Ghana's Supreme Court has the power to overturn the electoral body's results according to the country's constitution. A decision from the court is not expected for at least several weeks, but the party says neither the delay nor Mahama's inauguration will hamper their court case.
"The inauguration has absolutely no impact either on the Supreme Court's proceedings, or its decisions. The Supreme Court has every authority to declare election results invalid, and if it says so, John Mahama will no longer be President," a statement from the National Patriotic Party said.
Yet international observers said Ghana's election was free and fair, and many wonder how massive fraud could have occurred when members of both parties signed off on results at each polling station and at collation centers.
Some local newspapers have mocked Akufo-Addo for refusing to concede and charged the ruling with trying to disturb the peace.
But the opposition says the constitution allows for election disputes and they have not incited violence.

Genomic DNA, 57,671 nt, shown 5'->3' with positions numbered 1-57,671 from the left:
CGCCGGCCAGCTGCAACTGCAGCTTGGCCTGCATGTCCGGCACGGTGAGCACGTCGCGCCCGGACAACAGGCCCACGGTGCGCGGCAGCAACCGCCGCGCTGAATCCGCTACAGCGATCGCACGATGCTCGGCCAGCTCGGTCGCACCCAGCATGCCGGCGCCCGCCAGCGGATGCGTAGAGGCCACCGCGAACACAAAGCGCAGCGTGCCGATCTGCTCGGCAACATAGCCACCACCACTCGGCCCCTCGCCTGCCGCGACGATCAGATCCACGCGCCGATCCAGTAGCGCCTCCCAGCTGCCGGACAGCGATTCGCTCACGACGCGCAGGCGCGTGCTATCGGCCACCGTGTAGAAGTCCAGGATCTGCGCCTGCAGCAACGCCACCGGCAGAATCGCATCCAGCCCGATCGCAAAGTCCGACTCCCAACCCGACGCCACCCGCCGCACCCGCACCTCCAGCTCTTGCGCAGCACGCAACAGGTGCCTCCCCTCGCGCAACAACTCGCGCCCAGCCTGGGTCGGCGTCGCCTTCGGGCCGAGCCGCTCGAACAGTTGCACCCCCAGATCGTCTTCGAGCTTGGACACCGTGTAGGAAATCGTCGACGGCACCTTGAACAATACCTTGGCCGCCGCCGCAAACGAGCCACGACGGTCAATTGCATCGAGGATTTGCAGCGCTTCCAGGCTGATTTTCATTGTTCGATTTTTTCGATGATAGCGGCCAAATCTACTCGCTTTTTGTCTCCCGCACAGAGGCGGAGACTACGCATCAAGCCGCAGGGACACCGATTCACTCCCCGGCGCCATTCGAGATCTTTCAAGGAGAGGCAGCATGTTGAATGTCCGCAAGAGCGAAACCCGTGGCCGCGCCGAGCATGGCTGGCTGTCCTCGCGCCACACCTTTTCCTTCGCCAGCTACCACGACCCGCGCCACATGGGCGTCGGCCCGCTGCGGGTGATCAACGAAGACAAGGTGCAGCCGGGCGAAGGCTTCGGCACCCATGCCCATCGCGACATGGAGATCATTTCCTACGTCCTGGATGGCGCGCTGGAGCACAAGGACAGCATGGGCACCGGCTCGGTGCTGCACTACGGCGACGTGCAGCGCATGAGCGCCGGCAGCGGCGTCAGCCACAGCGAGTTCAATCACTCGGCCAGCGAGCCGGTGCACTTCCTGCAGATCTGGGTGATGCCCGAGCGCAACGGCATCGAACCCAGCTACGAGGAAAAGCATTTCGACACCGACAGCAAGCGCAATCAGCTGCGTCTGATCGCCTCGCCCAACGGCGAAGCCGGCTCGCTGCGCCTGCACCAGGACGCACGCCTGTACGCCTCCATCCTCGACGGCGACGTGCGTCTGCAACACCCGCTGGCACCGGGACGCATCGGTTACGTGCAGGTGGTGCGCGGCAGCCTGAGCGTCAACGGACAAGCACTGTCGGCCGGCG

In his speech, watched by his countrymen and a variety of African leaders and diplomats, Mahama did not bring up the court case or the boycott, rather focusing on the future and promising to make Ghana's economic achievements available to all.
"A tremendous amount of work has been done. Nevertheless, there is still a tremendous amount of work that needs to be done," Mahama said. "Change does not happen overnight. It will appear to darkest before the dawn of a new day makes that progress visible."
Associated Press writer Jon Gambrell in Lagos, Nigeria, contributed to this report.